ISSUE OF FACT AS TO WHETHER WORKER SUFFERED A "GRAVE INJURY"; NO SUMMARY JUDGMENT FOLLOWING WORKER'S DEATH FROM ACCIDENTAL OVERDOSE OF PRESCRIBED MEDICATIONS DUE TO ACCIDENT-RELATED INJURIES

Court: Supreme Court, Appellate Division, First Department, New York

Case: Kathleen Rice v. West 37th Group, LLC

Date: June 12, 2012

From: New York attorney Gary E. Rosenberg (personal injury and accident attorney and lawyer; serving Queens; Queens injury attorney)

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Order, Supreme Court, New York County (Emily Jane Goodman, J.), entered July 13, 2011, which denied the motion of defendants/third‑party plaintiffs West 37 Group, LLC and GJF Construction Corp. d/b/a Builders Group (collectively, West Group) for summary judgment dismissing the wrongful death cause of action, and denied the cross motion of third‑party defendant Five Boro Associates (Five Boro) for summary judgment dismissing the wrongful death claim, and the fourth third‑party complaint alleging claims for common‑law indemnification and contribution, unanimously affirmed, without costs.

Plaintiff was the wife of the decedent James Rice. On November 23, 2004, the decedent was employed by Five Boro asa steam fitter at a project owned and managed by West Group. The decedent sustained significant injuries when, while working 15 feet above ground on a ladder owned by defendant Cord Contracting Co., the ladder collapsed. This Court previously affirmed a finding of partial summary judgment as to liability on plaintiff's Labor Law Sec. 240(1) claim (78 A.D.3d 492 [2010]).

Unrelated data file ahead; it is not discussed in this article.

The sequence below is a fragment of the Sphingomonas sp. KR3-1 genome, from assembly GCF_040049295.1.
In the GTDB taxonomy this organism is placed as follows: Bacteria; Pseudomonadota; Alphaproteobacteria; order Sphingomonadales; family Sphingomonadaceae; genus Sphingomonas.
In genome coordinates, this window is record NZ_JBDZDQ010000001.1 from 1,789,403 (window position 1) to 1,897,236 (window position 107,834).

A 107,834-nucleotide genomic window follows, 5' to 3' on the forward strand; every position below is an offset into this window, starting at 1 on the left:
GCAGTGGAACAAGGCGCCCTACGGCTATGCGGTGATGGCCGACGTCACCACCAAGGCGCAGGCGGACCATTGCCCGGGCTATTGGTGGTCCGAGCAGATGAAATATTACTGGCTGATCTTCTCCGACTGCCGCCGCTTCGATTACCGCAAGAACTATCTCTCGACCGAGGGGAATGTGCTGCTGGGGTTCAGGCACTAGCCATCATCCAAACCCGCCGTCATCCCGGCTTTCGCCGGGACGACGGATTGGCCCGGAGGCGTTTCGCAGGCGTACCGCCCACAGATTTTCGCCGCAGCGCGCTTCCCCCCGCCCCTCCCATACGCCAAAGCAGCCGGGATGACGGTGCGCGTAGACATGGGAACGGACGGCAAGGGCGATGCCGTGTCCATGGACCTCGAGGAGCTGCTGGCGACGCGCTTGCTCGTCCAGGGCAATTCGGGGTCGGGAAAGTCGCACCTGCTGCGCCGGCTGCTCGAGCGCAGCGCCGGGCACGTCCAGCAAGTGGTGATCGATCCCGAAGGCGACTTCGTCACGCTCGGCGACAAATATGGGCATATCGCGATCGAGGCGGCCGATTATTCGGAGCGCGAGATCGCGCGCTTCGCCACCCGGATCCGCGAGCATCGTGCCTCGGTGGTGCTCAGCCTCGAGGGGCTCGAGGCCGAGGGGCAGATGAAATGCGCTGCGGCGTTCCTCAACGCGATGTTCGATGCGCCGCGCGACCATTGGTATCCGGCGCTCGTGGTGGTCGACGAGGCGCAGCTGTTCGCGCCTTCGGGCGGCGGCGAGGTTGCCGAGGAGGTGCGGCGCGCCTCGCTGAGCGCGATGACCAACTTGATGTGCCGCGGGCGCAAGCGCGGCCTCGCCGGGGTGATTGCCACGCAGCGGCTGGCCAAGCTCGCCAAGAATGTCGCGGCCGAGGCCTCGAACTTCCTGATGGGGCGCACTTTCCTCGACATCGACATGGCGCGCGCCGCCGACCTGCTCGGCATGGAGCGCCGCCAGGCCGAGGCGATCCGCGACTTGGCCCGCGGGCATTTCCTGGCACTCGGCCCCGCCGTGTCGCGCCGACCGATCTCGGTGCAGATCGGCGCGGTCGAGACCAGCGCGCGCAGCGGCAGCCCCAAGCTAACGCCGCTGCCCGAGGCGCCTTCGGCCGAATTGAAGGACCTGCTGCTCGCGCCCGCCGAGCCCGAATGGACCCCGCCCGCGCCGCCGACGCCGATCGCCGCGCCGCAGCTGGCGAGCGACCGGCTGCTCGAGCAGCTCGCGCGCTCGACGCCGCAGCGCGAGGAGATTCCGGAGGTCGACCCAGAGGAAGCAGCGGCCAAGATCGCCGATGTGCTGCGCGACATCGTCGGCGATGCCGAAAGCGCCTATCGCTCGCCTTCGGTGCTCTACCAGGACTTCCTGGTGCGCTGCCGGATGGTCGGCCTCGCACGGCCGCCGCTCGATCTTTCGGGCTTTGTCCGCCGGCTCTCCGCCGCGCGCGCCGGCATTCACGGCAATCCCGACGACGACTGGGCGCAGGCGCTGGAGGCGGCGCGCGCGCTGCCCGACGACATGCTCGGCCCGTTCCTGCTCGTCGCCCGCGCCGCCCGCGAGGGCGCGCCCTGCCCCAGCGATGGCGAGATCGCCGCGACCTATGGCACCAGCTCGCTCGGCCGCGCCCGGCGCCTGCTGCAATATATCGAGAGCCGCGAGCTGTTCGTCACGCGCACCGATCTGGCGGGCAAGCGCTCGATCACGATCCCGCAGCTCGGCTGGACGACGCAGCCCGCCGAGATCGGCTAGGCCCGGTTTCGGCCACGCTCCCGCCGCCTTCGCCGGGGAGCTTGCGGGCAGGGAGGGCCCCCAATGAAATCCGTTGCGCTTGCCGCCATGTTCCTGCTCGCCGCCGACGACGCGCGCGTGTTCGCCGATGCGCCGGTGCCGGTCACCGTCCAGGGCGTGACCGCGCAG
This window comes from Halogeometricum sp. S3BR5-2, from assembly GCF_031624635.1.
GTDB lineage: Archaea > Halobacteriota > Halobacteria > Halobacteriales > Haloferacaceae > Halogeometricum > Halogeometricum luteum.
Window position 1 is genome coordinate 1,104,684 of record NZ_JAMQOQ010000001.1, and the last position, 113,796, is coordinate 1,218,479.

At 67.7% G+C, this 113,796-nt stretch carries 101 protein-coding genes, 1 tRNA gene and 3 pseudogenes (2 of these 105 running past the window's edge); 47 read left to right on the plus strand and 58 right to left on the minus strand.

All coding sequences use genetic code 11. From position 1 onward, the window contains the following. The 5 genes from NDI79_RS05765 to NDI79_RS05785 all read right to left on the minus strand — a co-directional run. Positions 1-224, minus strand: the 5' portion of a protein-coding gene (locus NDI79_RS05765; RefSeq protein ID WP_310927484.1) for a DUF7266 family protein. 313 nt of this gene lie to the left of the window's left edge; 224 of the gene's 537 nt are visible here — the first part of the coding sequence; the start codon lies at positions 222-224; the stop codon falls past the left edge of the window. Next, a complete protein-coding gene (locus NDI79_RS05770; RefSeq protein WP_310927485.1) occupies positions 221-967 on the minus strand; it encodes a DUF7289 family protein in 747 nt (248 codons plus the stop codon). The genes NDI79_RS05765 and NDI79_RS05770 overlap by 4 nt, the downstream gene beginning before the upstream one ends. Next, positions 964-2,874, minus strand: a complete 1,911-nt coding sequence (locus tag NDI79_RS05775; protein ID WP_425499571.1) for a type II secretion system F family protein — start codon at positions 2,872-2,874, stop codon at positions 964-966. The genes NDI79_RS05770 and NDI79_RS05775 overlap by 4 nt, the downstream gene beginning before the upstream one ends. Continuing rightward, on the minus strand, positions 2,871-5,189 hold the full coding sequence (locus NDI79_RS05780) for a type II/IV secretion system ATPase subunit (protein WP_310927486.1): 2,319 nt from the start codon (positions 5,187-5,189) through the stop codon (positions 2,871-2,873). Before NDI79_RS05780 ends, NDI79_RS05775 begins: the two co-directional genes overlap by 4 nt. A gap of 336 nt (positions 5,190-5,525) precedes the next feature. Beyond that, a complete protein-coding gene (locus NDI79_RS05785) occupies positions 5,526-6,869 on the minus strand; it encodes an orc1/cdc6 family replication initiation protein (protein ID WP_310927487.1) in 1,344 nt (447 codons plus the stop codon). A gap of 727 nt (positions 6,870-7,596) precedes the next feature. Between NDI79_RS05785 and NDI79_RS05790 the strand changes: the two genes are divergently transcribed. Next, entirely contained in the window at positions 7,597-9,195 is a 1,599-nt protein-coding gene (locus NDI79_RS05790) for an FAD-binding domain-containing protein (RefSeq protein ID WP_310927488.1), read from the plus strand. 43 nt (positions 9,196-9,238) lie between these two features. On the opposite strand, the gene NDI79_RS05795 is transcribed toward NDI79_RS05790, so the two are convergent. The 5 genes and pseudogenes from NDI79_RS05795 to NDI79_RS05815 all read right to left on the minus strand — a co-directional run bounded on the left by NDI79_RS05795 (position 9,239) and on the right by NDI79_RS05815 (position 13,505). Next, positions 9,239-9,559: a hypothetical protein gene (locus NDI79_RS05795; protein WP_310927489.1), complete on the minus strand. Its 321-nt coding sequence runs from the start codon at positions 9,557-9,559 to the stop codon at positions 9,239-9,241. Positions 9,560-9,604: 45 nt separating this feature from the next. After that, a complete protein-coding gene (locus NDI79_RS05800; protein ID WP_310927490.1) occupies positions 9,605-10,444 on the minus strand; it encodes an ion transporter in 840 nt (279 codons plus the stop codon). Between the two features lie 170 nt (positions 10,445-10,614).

As a result of the injuries he sustained from the worksite accident, the decedent began seeing a pain management physician, second third‑party defendant, Joseph Carfi, M.D., and a psychologist, second third‑party defendant, Bruce Herman PhD. Two years after the accident, the decedent died, and the autopsy ruled the cause of death to be accidental due to an "acute intoxication due to combined effects of Fentanyl, Diazepam [Valium] and Alprazolam [Xanax]," with a contributing cause of "atherosclerotic cardiovascular disease."

We reject defendants' contention that the decedent's accidental overdose on two currently prescribed medications, and a third medication that may have been recently discontinued, was an extraordinary and unforeseeable occurrence as a matter of law. "Because questions concerning what is foreseeable and what is normal may be the subject of varying inferences, as is the question of negligence itself, these issues generally are for the fact finder to resolve" (Derdiarian v. Felix Contr. Corp., 51 N.Y.2d 308, 315 [1980]).

Accordingly, the issue of whether the accidental overdose of prescribed pain medication was a foreseeable consequence of the serious injuries suffered by plaintiff's decedent is a question for the trier of fact (cf. Fuller v. Preis, 35 N.Y.2d 425 [1974]; Koren v. Weihs, 201 A.D.2d 268 [1994]). Defendants do not contest that the decedent suffered painful serious injuries, requiring him to take significant pain‑killing drugs, each of which carry their own risks, and plaintiff proffered admissible evidence showing that the decedent was not abusing his medication.

In view of the foregoing, Five Boro is not entitled to dismissal of the contribution and indemnity claims on the ground that the decedent did not suffer a "grave injury" within the meaning of Workers' Compensation Law Sec. 11.

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